Destination of the Week: Tokyo
Tokyo is one of the safest cities in the world, on a sci-fi backdrop of futuristic skyscrapers and Japanese pop culture. But, it’s not all about reinvention. Tokyo retains its traditional culture with sumo tournaments, tea ceremonies and ancient alleyways. The best time to go? When the enchanting cherry blossoms are in full bloom, during March and April.
What to do
For a bird’s eye view, take a trip to the observation decks in the world’s tallest free standing tower, Tokyo Sky Tree. Explore the Japanese love for blending architecture with nature at the Meiji Shrine, dedicated to the Emperor Meiji and the Empress Shoken.
Visit Kabuki-za to see an extravagant kabuki performance and have an authentic experience at Ryogoku Kokugikan, Tokyo’s National Sumo Hall. For history buffs, The Tokyo National Museum holds the world’s largest collection of Japanese art and Senso-ji is Tokyo’s most visited Temple.
Cat cafes are popular in Tokyo, to pop in for a relaxing cup of tea and a cuddle with a furry feline. When a break from the mad rush is in order, visit Shinjuku Gyoen National Garden to admire themed landscaping. Fashion fanatics must explore Tokyo’s most famous district, Shibuya, for shopping, entertainment and an eccentric street vista that’s constantly changing.
As night falls, you get a true sense of being catapulted into the future, as you’re blinded by the haze of neon signs. The nightlife is extraordinary, with mega-clubs, international DJs, bustling sushi restaurants and the all-time favourite of the locals, Karaoke.
Where to stay
Tokyo is not the cheapest city to visit, but the incredible array of accommodation options are likely to be the cleanest you’ve ever seen, with superior service and state of the art facilities.
Park Hyatt Tokyo (£££)
If you want fluffy bathrobes, deep bathtubs and Egyptian cotton sheets to go with your Tokyo adventure, the Park Hyatt Tokyo is the place for you. Close to Shinjuku Central Park, the hotel also has a spa, a fitness centre, a library, restaurants, a bar and free Wi Fi throughout.
Hotel Grand Arc Hanzomon (££)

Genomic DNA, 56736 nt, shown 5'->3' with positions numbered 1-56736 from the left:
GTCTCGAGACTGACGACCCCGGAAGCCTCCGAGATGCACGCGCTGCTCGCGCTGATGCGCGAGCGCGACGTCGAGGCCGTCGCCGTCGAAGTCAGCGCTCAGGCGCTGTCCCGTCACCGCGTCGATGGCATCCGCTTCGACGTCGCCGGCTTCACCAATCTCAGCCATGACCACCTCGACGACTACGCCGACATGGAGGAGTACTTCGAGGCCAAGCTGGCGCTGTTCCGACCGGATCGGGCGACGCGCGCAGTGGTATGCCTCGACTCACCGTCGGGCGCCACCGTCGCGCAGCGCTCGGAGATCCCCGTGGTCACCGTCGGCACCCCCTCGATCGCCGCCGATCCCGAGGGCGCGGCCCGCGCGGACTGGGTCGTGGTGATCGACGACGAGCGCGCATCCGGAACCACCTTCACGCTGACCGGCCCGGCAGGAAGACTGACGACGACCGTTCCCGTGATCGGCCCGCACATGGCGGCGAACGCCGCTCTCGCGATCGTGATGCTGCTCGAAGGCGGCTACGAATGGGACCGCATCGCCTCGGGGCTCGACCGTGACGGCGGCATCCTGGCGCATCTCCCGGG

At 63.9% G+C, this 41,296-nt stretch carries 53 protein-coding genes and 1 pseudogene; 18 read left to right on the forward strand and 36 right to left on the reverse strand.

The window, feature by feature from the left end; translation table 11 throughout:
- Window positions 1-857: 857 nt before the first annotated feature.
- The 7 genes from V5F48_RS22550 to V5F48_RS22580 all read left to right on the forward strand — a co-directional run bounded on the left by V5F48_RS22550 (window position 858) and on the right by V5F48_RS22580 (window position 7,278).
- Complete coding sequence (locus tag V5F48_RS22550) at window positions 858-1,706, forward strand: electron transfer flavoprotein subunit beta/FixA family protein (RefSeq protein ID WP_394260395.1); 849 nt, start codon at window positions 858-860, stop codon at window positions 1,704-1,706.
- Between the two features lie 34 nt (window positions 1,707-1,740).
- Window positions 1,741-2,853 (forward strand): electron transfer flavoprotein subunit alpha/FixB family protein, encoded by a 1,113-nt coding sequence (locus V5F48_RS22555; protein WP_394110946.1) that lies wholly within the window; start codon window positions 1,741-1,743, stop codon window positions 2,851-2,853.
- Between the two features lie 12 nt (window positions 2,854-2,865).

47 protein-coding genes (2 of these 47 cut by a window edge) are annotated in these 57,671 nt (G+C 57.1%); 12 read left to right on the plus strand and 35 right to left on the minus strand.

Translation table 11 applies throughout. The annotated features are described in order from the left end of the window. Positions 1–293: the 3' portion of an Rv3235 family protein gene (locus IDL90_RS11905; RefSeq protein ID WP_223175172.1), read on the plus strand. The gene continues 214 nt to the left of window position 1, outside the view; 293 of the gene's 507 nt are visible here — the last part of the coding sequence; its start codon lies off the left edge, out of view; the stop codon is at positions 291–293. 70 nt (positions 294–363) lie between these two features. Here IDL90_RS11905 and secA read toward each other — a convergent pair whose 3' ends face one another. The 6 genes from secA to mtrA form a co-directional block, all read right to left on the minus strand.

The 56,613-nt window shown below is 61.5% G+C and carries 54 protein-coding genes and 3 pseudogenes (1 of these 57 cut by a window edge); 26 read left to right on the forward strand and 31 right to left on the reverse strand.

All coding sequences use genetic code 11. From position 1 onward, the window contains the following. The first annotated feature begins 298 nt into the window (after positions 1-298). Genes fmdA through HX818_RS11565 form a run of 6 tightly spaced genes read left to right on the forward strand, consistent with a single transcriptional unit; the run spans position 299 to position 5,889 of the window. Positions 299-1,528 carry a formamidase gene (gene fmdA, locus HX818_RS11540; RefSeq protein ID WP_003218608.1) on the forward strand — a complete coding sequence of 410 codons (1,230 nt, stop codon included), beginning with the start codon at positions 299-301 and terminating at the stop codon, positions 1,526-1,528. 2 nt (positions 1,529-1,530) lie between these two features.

Hotel Grand Arc Hanzomon is in a superb location, just steps from the Imperial Palace in the heart of Tokyo, with easy links to transport. If you stay there, you’ll enjoy 4 restaurants, free Wi Fi, a beauty salon and rooms with minibars, TVs, toiletries and tea/coffee making facilities.
House Ikebukuro (£)
A well-priced hotel known for its service and cleanliness, House Ikebukuro offers traditional futon bedding, a common use kitchen, rooms with either shared or private bathrooms, air-conditioning, coin-operated laundry facilities and it’s close to transport links to explore the city.
Where to eat
Are you ready to test your taste buds? Tokyo bursts at the seams with restaurants, most notable for exquisite, fresh food and the impeccable manners of the staff. From sushi, to Wagu beef, tempura, tea ceremonies and crepes filled with all manner of sweet bites, you’ll find your eyes are definitely bigger than your stomach.
New York Grill (£££)
If you’re a fan of the movie, ‘Lost in Translation’, you may want to visit the New York Grill, located on the 52nd floor of the Park Hyatt Tokyo. Apart from the outstanding views, you can feast on a menu including Scallops, Sun Dried Tomato and Wasabi Salsa and King Crab Cakes, Romesco Sauce and Sour Cream
Aoi Marushin (££)
If golden, crispy tempura is on your mind in Tokyo, pop into Aoi Marushin for a famous Tempura set, soup, sashimi, grilled fish, rice and dessert. You’ll find it close to the Sensoji Temple in Asakusa.
The Tsukiji Market (£)
The Tsukiji Market is famous for its incredible tuna fish auctions, so get up with the sun to watch the place come alive. Then, tuck in to what could quite possibly be the most fresh, delectable sushi you’re ever likely to have.
Featured image source: (c) istock/thinkstock